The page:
Credit Suisse (CS) - Get Report said Friday that it has agreed a $5.3 billion settlement with the U.S. Department of Justice over allegations of mis-selling mortgage bonds into the global financial crisis.

Credit Suisse will pay a civil penalty of $2.48 billion and provide customer relief for a further $2.8 billion, paid out over five years, the company said in a statement. The penalty will cause the bank to take a pre-tax charge of around $2 billion, the bank said.

"This settlement would release Credit Suisse from potential civil claims by the DOJ related to its securitization, underwriting and issuance of RMBS," the bank said in a statement. "This settlement is subject to the negotiation of final documentation and approval by the Credit Suisse Board of Directors."

Deutsche Bank (DB) - Get Report  also said Friday that it has agreed a $7.2 billion settlement with the DoJ to settle civil claims in connection with the bank's mortgage bond activities in the run up to the global financial crisis.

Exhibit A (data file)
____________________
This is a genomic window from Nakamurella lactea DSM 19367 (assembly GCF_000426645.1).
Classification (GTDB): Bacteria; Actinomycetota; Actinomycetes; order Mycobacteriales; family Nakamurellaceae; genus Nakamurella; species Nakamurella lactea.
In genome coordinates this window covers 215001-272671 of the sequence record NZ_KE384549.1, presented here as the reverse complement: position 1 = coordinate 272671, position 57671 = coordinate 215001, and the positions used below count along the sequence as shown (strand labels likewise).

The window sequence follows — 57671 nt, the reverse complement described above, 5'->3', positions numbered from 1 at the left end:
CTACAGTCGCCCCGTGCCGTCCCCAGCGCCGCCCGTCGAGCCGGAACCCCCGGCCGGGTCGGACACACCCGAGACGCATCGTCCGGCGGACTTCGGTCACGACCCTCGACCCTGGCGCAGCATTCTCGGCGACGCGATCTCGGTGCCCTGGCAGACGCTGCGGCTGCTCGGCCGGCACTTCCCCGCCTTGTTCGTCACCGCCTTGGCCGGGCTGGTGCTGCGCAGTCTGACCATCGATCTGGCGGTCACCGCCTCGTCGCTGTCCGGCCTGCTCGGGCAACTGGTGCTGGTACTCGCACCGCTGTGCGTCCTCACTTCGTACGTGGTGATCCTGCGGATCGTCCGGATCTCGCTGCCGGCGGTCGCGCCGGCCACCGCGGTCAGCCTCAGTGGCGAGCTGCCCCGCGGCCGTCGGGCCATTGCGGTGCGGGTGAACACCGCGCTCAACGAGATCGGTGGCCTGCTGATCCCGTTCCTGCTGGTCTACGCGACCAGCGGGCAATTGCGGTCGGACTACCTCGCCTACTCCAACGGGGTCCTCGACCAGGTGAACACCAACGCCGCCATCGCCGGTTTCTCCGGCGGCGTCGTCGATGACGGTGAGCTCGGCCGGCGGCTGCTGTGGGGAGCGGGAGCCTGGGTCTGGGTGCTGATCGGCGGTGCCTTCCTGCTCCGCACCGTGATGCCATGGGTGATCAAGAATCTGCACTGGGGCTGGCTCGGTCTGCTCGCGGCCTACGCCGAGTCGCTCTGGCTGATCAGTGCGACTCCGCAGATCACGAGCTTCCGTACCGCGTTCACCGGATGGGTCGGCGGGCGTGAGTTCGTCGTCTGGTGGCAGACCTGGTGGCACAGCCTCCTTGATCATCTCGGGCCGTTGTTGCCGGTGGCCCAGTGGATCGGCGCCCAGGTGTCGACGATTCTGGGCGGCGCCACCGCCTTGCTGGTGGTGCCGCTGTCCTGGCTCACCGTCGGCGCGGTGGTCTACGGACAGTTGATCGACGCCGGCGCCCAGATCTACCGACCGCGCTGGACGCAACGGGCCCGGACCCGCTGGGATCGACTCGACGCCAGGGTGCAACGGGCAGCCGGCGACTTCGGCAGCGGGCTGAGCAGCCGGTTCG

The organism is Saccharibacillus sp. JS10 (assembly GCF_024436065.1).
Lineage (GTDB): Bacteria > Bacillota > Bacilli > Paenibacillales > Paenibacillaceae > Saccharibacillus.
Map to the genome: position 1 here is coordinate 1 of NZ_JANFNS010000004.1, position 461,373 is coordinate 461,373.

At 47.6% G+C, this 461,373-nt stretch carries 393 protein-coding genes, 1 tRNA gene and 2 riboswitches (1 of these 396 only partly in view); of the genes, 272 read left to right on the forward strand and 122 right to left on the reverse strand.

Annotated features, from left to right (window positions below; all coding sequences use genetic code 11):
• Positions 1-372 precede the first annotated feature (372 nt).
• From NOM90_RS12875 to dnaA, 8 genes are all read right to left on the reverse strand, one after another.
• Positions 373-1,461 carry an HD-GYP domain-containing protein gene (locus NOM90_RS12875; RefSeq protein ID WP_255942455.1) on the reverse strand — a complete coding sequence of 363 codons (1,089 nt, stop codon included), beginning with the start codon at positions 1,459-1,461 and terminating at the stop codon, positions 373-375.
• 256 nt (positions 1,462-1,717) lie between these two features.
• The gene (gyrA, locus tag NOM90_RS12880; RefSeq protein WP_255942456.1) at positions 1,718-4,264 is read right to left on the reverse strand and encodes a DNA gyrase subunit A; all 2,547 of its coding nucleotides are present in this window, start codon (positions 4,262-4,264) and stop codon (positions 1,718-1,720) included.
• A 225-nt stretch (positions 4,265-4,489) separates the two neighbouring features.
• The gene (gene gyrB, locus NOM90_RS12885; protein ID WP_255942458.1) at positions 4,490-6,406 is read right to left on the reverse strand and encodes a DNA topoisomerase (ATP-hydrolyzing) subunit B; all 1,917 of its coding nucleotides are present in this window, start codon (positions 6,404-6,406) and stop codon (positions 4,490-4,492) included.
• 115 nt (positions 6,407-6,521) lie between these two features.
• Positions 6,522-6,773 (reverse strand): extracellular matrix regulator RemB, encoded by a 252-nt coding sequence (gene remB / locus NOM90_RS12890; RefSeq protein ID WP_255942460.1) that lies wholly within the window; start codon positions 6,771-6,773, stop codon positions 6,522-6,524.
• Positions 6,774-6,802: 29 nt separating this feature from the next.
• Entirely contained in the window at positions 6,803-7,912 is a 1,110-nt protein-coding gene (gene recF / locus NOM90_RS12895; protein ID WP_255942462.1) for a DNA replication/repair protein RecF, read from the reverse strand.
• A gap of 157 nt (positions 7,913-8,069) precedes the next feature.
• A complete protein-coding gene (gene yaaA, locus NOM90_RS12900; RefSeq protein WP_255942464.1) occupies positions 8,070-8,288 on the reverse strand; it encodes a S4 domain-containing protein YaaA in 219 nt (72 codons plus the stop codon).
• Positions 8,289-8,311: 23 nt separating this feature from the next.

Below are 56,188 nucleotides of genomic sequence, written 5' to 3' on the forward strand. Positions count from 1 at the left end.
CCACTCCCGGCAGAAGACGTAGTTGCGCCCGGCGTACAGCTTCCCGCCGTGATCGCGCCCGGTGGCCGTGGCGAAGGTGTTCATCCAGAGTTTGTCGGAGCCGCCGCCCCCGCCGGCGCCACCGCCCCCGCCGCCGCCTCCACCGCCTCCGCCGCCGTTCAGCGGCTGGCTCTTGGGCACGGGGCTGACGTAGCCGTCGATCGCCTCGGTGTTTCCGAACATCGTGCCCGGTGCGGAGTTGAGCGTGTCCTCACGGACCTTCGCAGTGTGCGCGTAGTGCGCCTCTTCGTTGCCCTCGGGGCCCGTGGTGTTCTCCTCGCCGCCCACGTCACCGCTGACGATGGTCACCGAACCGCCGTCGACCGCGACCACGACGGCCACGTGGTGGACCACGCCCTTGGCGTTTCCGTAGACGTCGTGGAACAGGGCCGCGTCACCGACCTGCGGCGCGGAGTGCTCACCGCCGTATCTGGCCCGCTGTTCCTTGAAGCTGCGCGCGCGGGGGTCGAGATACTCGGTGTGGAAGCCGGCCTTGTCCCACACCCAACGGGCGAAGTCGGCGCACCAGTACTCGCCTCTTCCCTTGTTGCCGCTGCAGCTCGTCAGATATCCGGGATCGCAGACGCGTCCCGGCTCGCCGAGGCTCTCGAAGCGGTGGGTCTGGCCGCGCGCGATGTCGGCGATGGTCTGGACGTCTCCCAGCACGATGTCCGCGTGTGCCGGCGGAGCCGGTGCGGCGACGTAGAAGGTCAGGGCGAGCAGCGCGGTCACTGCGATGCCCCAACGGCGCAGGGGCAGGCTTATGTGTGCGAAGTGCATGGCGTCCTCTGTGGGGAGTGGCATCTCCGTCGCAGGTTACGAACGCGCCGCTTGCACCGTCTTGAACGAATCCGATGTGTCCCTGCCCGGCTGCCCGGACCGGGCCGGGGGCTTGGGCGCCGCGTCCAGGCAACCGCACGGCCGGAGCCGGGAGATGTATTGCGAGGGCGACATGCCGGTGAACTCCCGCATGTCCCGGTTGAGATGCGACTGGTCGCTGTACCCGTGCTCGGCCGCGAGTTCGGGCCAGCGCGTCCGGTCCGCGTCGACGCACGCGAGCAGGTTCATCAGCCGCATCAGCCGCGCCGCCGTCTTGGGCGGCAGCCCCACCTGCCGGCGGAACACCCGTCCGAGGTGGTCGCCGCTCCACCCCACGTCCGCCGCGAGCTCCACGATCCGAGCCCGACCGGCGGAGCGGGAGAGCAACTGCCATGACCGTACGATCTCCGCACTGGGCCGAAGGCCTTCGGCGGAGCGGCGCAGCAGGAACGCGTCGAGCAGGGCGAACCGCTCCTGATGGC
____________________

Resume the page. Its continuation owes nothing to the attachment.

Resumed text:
The Frankfurt-based bank will pay $3.1 billion penalties and provide $4.1 billion in customer relief, the bank said in a statement, a figure that falls significantly short of the expected $14 billion penalty first made public by the DoJ earlier this year.

Credit Suisse shares fell 1.33% to Sfr14.93 each in Zurich Friday, trimming the gains since the November Presidential elections to around 15%, largely in-line with the 14% gain for the Stoxx 600 Europe Banks Index.